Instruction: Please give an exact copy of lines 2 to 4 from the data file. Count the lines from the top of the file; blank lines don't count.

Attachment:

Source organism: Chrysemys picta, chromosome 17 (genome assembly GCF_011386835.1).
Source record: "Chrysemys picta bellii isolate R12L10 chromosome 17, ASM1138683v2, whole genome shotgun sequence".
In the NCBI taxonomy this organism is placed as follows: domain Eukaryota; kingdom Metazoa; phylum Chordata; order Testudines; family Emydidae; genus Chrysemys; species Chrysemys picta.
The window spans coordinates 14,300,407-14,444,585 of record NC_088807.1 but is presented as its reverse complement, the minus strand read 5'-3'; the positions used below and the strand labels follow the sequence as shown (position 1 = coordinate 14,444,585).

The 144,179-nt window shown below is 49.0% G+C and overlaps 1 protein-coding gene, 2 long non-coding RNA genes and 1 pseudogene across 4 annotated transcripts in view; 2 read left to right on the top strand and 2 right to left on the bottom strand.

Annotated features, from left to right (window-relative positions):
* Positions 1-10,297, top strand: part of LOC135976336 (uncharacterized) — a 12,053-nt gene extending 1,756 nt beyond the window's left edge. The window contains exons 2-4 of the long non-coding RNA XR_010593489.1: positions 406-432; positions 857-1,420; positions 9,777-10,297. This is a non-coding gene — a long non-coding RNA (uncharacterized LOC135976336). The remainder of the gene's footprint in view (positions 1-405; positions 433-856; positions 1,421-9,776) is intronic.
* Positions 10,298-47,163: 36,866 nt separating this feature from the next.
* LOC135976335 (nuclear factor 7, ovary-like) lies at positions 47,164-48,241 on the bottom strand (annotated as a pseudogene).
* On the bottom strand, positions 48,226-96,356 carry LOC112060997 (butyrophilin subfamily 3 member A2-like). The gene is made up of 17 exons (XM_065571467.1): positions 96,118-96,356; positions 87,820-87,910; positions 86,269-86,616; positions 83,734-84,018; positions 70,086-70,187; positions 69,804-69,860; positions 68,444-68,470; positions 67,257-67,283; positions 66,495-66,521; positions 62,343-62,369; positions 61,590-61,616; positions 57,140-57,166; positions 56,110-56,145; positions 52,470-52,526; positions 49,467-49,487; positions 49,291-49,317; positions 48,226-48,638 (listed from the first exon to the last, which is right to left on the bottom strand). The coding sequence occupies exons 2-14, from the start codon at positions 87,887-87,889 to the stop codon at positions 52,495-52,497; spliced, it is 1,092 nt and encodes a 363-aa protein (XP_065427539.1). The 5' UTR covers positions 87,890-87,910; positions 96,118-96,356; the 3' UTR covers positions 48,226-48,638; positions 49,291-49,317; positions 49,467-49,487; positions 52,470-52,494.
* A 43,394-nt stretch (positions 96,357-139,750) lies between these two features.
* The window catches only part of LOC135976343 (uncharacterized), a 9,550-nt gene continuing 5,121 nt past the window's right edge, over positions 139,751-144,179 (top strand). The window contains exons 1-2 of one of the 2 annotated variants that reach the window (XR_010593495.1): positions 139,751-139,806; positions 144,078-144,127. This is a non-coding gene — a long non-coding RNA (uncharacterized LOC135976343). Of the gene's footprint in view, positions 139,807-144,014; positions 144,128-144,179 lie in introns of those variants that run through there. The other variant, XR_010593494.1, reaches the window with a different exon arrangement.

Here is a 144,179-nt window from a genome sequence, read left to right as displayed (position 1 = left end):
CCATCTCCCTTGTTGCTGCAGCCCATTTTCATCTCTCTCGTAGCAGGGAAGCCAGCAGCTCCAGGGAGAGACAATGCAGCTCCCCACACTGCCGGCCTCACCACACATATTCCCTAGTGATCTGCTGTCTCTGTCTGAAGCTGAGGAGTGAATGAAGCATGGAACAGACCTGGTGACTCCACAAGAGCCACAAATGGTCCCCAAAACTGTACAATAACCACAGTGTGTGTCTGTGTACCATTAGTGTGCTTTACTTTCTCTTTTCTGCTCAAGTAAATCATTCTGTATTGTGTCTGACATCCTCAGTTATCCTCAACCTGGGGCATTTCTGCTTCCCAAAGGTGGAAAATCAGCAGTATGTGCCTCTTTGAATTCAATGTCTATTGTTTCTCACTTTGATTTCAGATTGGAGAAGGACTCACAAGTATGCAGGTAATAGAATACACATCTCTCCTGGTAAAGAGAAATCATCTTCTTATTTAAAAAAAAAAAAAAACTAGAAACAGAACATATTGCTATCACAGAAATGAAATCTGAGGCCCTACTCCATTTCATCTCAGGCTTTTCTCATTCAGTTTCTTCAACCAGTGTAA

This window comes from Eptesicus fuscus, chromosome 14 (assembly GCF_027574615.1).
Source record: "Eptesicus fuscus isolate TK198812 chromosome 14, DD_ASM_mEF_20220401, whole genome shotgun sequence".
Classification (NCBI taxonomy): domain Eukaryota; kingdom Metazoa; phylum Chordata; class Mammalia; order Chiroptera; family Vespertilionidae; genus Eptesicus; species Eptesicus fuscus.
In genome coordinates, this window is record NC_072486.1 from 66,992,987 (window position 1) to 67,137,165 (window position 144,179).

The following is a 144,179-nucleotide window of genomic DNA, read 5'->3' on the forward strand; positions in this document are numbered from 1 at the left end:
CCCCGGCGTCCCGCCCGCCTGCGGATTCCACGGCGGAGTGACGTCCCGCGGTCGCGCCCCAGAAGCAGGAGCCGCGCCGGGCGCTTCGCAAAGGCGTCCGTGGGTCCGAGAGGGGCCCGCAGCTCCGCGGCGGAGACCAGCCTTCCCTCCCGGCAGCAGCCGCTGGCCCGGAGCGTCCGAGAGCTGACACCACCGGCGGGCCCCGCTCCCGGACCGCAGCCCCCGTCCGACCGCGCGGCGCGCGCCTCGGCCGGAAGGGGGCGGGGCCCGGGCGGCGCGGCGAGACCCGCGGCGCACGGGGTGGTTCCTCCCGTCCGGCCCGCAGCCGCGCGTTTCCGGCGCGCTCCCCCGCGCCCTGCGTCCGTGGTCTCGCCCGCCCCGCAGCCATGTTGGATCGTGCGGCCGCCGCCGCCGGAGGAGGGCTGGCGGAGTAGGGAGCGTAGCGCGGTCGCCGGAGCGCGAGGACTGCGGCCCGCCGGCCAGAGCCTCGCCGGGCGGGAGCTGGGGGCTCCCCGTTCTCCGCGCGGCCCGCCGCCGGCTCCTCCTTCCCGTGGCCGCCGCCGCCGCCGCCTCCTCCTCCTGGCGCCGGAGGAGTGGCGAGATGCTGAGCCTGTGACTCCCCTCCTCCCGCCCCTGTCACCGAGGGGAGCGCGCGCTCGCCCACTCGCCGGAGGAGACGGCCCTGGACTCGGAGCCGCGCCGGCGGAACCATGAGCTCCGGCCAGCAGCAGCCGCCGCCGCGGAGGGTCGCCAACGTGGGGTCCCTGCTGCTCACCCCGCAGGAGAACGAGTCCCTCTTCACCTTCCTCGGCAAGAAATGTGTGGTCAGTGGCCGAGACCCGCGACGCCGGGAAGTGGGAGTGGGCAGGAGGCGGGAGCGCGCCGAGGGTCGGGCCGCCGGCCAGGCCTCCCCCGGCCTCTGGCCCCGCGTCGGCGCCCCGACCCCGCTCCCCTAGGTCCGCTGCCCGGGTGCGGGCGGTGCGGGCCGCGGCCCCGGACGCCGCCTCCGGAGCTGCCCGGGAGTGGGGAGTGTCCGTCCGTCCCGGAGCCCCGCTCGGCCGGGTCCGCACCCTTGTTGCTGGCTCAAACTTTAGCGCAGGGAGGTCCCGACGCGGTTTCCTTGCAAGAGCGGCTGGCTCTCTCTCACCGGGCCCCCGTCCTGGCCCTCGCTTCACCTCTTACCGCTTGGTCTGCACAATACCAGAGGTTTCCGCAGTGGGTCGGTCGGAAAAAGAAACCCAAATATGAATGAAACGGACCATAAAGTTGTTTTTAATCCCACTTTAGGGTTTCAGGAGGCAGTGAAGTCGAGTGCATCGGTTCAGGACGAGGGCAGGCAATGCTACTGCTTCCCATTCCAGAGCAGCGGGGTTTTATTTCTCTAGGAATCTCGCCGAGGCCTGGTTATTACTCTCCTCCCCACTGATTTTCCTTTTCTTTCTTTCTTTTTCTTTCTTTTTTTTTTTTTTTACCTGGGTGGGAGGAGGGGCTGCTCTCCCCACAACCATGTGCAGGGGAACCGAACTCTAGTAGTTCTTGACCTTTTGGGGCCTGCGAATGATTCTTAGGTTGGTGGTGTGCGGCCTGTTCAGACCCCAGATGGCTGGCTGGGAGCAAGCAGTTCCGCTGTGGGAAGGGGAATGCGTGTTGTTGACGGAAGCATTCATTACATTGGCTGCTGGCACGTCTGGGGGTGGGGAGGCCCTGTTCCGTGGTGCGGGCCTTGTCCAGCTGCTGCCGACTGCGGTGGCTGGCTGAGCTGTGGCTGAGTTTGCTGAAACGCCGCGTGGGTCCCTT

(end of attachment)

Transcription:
Source record: "Chrysemys picta bellii isolate R12L10 chromosome 17, ASM1138683v2, whole genome shotgun sequence".
In the NCBI taxonomy this organism is placed as follows: domain Eukaryota; kingdom Metazoa; phylum Chordata; order Testudines; family Emydidae; genus Chrysemys; species Chrysemys picta.
The window spans coordinates 14,300,407-14,444,585 of record NC_088807.1 but is presented as its reverse complement, the minus strand read 5'-3'; the positions used below and the strand labels follow the sequence as shown (position 1 = coordinate 14,444,585).